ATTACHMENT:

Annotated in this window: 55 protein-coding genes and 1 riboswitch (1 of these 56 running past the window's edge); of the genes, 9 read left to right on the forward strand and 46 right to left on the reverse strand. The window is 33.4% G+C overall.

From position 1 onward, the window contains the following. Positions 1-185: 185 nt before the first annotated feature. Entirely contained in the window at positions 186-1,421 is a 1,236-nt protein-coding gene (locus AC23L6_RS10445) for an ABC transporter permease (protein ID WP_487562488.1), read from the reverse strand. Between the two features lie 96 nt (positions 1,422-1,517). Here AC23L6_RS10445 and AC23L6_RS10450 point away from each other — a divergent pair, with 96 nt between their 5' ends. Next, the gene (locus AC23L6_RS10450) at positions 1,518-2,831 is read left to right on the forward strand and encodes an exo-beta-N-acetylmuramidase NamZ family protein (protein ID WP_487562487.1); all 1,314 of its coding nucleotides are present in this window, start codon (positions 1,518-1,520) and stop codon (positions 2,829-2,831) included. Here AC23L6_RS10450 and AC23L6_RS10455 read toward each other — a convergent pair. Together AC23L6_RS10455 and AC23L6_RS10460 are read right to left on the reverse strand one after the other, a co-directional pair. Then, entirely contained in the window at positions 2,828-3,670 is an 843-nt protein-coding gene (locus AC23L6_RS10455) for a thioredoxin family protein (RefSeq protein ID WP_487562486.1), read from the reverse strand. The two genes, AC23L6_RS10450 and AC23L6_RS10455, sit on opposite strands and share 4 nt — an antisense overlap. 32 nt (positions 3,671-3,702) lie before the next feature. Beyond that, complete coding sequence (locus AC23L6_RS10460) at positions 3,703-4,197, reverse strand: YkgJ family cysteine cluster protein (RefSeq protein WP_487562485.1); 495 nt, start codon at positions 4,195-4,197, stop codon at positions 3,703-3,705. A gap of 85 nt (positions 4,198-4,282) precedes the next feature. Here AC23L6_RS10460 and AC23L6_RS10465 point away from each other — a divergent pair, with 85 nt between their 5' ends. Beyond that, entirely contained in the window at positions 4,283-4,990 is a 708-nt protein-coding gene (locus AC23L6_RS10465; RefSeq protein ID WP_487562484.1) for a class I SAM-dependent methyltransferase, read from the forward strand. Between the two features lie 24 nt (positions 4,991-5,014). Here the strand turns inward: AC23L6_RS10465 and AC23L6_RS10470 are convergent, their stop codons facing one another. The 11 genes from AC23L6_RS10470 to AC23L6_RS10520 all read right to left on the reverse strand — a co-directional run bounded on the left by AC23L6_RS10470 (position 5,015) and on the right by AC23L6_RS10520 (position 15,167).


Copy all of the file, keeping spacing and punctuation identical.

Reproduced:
Annotated in this window: 55 protein-coding genes and 1 riboswitch (1 of these 56 running past the window's edge); of the genes, 9 read left to right on the forward strand and 46 right to left on the reverse strand. The window is 33.4% G+C overall.

From position 1 onward, the window contains the following. Positions 1-185: 185 nt before the first annotated feature. Entirely contained in the window at positions 186-1,421 is a 1,236-nt protein-coding gene (locus AC23L6_RS10445) for an ABC transporter permease (protein ID WP_487562488.1), read from the reverse strand. Between the two features lie 96 nt (positions 1,422-1,517). Here AC23L6_RS10445 and AC23L6_RS10450 point away from each other — a divergent pair, with 96 nt between their 5' ends. Next, the gene (locus AC23L6_RS10450) at positions 1,518-2,831 is read left to right on the forward strand and encodes an exo-beta-N-acetylmuramidase NamZ family protein (protein ID WP_487562487.1); all 1,314 of its coding nucleotides are present in this window, start codon (positions 1,518-1,520) and stop codon (positions 2,829-2,831) included. Here AC23L6_RS10450 and AC23L6_RS10455 read toward each other — a convergent pair. Together AC23L6_RS10455 and AC23L6_RS10460 are read right to left on the reverse strand one after the other, a co-directional pair. Then, entirely contained in the window at positions 2,828-3,670 is an 843-nt protein-coding gene (locus AC23L6_RS10455) for a thioredoxin family protein (RefSeq protein ID WP_487562486.1), read from the reverse strand. The two genes, AC23L6_RS10450 and AC23L6_RS10455, sit on opposite strands and share 4 nt — an antisense overlap. 32 nt (positions 3,671-3,702) lie before the next feature. Beyond that, complete coding sequence (locus AC23L6_RS10460) at positions 3,703-4,197, reverse strand: YkgJ family cysteine cluster protein (RefSeq protein WP_487562485.1); 495 nt, start codon at positions 4,195-4,197, stop codon at positions 3,703-3,705. A gap of 85 nt (positions 4,198-4,282) precedes the next feature. Here AC23L6_RS10460 and AC23L6_RS10465 point away from each other — a divergent pair, with 85 nt between their 5' ends. Beyond that, entirely contained in the window at positions 4,283-4,990 is a 708-nt protein-coding gene (locus AC23L6_RS10465; RefSeq protein ID WP_487562484.1) for a class I SAM-dependent methyltransferase, read from the forward strand. Between the two features lie 24 nt (positions 4,991-5,014). Here the strand turns inward: AC23L6_RS10465 and AC23L6_RS10470 are convergent, their stop codons facing one another. The 11 genes from AC23L6_RS10470 to AC23L6_RS10520 all read right to left on the reverse strand — a co-directional run bounded on the left by AC23L6_RS10470 (position 5,015) and on the right by AC23L6_RS10520 (position 15,167).